In this week's issue, we recommend two other French features: Claude Sautet's police procedural-cum-moral drama Max et les Ferrailleurs (1971), which features knockout performances from Michel Piccoli and Romy Schneider; and Amour, a new chamber drama by Austrian auteur Michael Haneke (Code Unknown, Caché). We also have new reviews of Gangster Squad, an Untouchables-style period piece from Zombieland director Ruben Fleischer (weird, right?); The Iran Job, a documentary about an American basketball player in the ancient city of Shiraz; Last Call at the Oasis, a documentary about global water crises; The Sheik and I, the latest personal-essay film by director-performer Caveh Zahedi (I Am a Sex Addict); and Somewhere Between, a documentary about Chinese adoptees living in the United States.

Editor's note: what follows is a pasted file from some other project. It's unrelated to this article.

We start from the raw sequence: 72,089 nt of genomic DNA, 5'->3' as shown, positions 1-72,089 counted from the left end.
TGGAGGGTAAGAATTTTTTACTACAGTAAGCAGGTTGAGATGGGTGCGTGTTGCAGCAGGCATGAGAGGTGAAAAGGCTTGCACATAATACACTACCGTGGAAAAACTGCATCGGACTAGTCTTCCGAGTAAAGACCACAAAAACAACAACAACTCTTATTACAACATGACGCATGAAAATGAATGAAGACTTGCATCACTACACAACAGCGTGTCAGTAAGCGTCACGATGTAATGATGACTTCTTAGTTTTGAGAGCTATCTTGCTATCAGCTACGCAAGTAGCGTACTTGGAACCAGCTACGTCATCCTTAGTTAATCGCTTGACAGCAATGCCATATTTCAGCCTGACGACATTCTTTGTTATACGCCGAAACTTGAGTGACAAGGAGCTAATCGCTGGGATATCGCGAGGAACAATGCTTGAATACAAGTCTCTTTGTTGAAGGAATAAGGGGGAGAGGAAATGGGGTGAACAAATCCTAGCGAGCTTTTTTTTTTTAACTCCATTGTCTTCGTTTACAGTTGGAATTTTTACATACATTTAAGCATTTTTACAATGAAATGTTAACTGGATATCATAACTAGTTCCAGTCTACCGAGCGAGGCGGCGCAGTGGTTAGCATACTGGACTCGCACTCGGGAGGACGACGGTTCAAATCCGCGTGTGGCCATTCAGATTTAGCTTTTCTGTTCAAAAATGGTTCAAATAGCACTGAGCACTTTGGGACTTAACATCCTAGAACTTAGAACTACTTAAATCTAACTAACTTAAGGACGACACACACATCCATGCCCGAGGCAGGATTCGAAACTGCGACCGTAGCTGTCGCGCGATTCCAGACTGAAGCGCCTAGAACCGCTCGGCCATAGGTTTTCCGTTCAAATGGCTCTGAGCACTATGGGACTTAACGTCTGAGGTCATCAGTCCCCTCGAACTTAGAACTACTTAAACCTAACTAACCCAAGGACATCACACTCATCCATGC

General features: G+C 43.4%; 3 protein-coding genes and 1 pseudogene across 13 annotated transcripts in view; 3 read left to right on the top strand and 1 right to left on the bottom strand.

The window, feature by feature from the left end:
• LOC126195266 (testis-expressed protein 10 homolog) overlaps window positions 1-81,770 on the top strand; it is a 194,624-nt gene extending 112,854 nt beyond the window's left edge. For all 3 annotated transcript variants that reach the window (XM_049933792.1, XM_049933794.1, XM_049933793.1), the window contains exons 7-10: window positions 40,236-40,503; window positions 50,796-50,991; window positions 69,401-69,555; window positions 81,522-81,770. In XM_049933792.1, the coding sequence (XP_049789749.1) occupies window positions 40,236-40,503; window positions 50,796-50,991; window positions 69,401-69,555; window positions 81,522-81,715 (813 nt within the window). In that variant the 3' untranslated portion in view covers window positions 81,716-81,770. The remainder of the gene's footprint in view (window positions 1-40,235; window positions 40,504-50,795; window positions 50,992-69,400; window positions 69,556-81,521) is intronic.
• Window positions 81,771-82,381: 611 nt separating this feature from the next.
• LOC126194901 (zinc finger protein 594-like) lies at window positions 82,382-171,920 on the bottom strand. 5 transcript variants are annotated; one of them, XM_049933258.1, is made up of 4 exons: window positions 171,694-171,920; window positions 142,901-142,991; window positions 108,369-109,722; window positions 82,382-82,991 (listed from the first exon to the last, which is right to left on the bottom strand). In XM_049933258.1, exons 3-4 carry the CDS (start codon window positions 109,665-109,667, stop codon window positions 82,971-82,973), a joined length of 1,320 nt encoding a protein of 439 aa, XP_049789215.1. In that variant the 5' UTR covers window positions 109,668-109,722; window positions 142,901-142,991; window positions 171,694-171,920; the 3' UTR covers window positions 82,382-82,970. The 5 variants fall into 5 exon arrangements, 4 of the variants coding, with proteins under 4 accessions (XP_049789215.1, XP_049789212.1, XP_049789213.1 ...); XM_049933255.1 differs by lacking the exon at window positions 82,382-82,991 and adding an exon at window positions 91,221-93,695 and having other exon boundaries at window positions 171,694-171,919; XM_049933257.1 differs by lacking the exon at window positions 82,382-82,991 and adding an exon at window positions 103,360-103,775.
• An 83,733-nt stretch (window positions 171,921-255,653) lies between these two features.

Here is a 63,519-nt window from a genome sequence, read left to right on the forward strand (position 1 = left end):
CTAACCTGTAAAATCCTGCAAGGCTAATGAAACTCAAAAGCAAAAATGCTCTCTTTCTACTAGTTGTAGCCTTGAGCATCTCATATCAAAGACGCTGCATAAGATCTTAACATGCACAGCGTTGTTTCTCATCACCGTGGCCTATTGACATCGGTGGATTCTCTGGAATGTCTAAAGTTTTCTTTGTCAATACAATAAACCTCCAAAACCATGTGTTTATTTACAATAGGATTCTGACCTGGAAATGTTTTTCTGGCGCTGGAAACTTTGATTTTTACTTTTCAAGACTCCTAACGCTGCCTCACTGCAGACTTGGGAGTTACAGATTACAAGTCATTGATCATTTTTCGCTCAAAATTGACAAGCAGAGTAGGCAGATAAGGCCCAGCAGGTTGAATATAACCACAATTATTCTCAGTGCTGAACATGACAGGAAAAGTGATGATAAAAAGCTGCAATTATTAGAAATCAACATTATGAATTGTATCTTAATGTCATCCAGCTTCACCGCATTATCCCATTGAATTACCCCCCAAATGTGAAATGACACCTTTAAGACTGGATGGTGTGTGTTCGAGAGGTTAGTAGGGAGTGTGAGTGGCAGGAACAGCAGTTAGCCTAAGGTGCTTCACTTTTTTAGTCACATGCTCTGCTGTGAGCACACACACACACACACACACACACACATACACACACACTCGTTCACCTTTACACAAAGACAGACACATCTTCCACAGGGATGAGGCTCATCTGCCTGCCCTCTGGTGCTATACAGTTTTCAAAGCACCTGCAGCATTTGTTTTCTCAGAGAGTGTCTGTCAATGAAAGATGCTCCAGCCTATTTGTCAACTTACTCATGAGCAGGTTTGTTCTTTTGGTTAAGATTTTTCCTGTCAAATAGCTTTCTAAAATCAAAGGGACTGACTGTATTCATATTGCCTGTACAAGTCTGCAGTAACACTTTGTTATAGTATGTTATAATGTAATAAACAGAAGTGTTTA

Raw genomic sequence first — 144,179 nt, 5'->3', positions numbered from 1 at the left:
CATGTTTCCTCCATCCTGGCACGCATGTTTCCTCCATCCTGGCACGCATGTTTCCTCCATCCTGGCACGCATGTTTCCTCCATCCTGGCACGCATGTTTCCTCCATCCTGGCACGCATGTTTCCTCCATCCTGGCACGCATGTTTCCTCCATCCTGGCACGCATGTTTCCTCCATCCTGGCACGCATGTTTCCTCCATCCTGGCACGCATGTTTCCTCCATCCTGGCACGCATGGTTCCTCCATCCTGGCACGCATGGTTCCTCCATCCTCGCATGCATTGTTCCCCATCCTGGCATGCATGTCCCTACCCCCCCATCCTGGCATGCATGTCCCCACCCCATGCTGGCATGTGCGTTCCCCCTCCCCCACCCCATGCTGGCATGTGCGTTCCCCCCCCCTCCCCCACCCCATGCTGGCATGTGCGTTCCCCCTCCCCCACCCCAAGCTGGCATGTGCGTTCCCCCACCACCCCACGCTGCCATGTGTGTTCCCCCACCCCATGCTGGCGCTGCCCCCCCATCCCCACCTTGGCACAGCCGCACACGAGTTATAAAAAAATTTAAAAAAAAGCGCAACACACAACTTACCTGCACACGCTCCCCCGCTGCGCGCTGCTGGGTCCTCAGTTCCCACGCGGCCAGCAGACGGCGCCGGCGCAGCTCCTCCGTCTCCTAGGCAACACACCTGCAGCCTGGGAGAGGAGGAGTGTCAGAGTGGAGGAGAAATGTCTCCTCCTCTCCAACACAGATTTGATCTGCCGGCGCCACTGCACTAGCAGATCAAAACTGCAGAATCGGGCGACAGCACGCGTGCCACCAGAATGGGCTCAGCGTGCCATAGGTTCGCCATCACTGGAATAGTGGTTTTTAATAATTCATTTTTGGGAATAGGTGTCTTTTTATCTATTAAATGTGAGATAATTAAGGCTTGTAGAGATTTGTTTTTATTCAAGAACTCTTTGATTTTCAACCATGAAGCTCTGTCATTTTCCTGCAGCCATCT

Apart from Chronicle of a Summer, this week's best repertory screening is Desire, a rarely revived 1936 romantic comedy produced by the great Ernst Lubitsch and directed by the even greater Frank Borzage; it plays at the Portage Theater on Wednesday at 7:30 PM. Other notable revivals include Last Days of Pompeii, a 1926 silent epic playing Saturday at noon at the Music Box; Passage to Marseilles, a 1944 effort that reunited director Michael Curtiz with Casablanca cast members Humphrey Bogart, Sydney Greenstreet, and Peter Lorre, screening Wednesday night at the Northbrook Public Library; Roman Polanski's Tess, screening at the Siskel Center from a new DCP restoration on Saturday and Monday; and John Carpenter's The Thing, screening at the Music Box on Friday and Saturday at midnight.